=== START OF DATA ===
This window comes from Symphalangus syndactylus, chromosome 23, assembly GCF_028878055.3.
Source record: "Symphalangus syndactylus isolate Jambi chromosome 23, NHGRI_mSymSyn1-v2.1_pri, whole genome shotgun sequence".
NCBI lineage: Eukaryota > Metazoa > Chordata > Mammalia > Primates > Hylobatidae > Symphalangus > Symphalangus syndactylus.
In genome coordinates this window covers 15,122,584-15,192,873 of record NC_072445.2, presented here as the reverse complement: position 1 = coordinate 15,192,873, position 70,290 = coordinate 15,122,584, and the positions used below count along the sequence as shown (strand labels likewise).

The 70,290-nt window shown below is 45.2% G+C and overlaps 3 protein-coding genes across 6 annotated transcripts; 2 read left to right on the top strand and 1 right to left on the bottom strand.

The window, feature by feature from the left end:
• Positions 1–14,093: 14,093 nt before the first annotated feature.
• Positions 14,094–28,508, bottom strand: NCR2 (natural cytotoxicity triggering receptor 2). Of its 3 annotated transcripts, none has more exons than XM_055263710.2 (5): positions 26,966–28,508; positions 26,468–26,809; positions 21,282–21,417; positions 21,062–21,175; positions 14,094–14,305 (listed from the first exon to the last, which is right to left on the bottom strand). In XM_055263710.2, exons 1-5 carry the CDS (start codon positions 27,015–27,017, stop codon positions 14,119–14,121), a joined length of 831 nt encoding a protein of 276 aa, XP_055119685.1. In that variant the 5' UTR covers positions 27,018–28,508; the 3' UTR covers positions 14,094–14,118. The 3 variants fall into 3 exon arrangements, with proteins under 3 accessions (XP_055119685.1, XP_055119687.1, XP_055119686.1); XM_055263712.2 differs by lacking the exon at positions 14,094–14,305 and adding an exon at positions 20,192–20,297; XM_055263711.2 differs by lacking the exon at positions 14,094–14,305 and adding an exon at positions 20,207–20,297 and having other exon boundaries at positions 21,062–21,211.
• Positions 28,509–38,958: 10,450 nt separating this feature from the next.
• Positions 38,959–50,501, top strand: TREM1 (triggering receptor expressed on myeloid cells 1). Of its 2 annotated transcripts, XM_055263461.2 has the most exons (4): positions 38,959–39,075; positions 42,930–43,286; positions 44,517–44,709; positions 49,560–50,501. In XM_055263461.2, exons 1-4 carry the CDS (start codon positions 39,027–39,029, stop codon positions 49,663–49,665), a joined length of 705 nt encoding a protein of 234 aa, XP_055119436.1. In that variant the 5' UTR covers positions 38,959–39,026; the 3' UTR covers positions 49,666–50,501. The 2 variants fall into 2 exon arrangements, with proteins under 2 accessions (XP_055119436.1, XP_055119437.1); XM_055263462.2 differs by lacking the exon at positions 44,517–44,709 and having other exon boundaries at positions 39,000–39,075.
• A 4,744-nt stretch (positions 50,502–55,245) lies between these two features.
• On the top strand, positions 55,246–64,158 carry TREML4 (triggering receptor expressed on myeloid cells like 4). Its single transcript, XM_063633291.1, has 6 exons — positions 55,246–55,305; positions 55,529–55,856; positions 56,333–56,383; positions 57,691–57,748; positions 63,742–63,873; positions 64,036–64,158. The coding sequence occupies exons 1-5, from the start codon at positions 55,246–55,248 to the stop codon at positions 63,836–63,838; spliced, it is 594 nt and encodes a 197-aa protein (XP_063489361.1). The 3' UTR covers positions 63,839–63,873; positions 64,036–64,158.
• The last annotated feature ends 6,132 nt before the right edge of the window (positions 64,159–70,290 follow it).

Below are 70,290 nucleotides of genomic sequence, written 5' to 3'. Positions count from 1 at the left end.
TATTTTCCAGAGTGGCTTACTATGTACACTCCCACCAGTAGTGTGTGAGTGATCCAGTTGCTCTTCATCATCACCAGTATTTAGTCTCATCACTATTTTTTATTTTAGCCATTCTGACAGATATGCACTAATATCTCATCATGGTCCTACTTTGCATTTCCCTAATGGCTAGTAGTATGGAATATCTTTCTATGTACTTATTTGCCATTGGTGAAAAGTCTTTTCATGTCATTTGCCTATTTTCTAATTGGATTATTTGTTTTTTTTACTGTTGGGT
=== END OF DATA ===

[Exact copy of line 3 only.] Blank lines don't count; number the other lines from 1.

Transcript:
NCBI lineage: Eukaryota > Metazoa > Chordata > Mammalia > Primates > Hylobatidae > Symphalangus > Symphalangus syndactylus.